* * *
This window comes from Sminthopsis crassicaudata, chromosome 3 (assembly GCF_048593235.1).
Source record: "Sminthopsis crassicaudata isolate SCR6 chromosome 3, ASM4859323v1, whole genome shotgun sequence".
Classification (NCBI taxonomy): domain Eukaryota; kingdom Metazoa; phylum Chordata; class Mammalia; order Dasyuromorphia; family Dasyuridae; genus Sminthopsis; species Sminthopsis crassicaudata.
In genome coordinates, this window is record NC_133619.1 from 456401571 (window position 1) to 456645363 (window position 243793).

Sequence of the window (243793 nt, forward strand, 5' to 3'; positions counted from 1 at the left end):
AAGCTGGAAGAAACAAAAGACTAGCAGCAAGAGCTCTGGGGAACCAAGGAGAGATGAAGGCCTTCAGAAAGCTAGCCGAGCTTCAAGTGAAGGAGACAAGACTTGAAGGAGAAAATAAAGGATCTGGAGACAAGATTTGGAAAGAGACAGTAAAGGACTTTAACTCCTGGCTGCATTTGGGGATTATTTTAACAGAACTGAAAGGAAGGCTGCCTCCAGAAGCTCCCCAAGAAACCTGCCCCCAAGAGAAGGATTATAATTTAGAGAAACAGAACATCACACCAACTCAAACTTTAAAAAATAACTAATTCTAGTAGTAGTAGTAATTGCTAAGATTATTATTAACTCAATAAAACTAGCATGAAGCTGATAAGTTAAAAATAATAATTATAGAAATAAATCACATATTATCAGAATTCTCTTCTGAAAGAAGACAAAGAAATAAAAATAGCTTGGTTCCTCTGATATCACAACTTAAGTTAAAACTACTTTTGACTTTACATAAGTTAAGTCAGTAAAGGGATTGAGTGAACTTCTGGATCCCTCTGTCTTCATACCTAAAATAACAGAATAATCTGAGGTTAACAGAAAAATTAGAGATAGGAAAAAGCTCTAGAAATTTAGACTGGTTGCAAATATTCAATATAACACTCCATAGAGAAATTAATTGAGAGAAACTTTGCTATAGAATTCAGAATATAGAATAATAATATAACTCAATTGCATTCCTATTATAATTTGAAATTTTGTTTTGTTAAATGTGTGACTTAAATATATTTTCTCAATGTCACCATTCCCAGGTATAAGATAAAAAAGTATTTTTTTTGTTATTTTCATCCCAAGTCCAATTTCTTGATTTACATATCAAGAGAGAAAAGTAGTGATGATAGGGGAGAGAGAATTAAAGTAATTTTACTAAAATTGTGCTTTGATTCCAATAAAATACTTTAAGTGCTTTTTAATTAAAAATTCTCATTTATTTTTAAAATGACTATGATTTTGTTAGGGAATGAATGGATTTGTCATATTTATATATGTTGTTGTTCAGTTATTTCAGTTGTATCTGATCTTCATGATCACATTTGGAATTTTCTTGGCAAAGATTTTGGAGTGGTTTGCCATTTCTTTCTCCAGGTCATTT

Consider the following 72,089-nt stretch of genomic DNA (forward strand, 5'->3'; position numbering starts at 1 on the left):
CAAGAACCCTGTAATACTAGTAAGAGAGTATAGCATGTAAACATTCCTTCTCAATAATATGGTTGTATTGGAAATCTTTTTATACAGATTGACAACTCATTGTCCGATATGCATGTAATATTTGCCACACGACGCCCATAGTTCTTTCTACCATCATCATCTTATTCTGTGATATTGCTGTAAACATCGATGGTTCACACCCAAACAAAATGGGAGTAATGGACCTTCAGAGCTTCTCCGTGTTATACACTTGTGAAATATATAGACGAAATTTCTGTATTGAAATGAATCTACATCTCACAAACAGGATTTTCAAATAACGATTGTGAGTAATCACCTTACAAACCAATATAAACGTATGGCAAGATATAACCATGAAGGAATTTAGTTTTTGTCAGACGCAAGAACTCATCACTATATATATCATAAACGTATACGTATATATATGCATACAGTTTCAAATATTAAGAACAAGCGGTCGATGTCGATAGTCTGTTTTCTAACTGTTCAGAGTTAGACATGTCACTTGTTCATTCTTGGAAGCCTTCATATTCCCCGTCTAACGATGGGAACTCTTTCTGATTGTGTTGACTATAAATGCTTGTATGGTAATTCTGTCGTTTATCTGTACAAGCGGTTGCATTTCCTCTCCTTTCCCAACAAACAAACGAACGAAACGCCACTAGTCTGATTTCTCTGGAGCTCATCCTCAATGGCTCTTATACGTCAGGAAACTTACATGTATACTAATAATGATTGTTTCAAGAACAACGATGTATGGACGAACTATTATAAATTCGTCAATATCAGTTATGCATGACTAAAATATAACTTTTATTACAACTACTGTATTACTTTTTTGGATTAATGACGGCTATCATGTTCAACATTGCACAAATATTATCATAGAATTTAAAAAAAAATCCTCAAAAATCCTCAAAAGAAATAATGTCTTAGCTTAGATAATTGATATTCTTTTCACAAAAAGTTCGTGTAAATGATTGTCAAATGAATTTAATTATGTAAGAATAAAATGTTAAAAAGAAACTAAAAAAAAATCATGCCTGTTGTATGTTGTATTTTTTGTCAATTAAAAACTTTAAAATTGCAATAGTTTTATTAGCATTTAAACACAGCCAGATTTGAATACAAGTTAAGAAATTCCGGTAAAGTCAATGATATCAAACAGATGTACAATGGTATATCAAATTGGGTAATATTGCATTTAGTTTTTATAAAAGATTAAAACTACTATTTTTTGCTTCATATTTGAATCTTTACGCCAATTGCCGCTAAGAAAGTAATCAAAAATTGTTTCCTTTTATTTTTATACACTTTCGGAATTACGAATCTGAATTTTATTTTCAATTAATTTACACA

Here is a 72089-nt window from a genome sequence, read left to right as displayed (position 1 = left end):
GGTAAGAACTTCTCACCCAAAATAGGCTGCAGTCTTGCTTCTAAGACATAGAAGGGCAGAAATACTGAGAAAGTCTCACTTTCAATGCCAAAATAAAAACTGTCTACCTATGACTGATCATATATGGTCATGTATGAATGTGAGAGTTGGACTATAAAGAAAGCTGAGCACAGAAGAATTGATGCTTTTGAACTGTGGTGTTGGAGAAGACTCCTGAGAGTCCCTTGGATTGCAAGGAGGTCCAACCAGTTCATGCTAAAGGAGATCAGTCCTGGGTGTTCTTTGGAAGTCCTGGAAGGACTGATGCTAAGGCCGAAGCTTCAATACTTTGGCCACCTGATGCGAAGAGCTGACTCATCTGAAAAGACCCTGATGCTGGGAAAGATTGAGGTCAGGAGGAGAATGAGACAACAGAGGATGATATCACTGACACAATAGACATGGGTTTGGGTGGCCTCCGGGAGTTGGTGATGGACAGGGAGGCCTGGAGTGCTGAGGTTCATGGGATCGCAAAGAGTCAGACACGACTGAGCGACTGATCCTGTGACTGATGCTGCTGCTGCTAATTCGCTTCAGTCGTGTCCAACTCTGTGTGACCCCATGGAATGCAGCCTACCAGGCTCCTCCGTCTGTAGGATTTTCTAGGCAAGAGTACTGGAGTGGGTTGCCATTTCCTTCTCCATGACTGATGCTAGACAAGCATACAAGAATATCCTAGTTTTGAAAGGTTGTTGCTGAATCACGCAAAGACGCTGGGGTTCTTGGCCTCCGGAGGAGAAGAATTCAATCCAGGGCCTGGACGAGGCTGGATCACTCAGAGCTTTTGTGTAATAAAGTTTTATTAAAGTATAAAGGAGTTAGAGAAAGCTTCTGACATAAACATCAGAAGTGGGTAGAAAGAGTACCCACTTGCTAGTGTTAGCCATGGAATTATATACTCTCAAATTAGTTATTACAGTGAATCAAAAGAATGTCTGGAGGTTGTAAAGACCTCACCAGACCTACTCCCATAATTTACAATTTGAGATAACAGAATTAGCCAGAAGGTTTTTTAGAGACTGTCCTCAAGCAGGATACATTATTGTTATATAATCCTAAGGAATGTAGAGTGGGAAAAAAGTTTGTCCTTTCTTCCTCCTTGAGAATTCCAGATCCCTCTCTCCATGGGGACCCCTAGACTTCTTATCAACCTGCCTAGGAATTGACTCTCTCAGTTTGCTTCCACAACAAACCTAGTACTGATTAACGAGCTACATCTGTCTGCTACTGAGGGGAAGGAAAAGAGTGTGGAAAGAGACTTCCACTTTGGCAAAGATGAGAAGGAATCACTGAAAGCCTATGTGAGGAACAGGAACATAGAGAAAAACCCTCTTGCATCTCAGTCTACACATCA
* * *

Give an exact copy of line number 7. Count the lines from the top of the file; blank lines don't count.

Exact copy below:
Consider the following 72,089-nt stretch of genomic DNA (forward strand, 5'->3'; position numbering starts at 1 on the left):